A relationship does not have to include all of the above behaviors in order to be considered abusive; a partner who attempts to wield dominance and control within a relationship through any threat or act of physical, sexual, or psychological abuse is committing an act of domestic violence. It is also important to note that while a few of the above behaviors are not necessarily prosecutable in criminal court, they nevertheless constitute abuse.


As defined by the National Center for Victims of Crime (NCVC, 2008), stalking is “a pattern of repeated, unwanted attention, harassment, and contact.” Today, stalking is considered to be an example of abusive behavior within the framework of domestic violence because the dangers that victims face frequently continue even after they leave an abusive relationship. Research has indicated that many victims of domestic violence have experienced stalking behavior from a current or former intimate partner. Examples of stalking behaviors include following the victim, sending unwanted gifts and notes, repeated harassment such as phone calls or showing up at the victim’s place of work, and other behaviors that a stalker uses to inappropriately invade the victim’s life. These incursions may increase in frequency as a stalker tries to exert more control over a victim, sometimes in response to the loss of control he or she experienced at the end of the relationship. When stalking behaviors escalate, they may lead to outright threats or incidents of physical violence.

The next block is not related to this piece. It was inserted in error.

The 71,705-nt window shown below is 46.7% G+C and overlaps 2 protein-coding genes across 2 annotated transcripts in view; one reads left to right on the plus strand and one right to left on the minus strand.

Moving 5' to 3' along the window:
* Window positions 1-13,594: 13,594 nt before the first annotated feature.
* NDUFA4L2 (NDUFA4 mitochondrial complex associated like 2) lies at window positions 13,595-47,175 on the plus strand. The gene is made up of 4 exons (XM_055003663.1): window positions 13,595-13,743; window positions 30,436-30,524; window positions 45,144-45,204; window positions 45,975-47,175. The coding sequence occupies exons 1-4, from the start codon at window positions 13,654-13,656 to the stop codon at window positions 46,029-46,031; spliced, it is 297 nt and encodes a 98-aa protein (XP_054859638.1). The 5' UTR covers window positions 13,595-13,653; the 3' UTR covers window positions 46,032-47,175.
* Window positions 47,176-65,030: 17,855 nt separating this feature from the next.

Nationally, all 50 of the United States have implemented anti-stalking laws and protective orders for victims. However, not all states treat the first offense of stalking as a felony; in most states, first-time offenders are charged with a misdemeanor. In some cases, a felony conviction occurs only after a third offense.

Dating Violence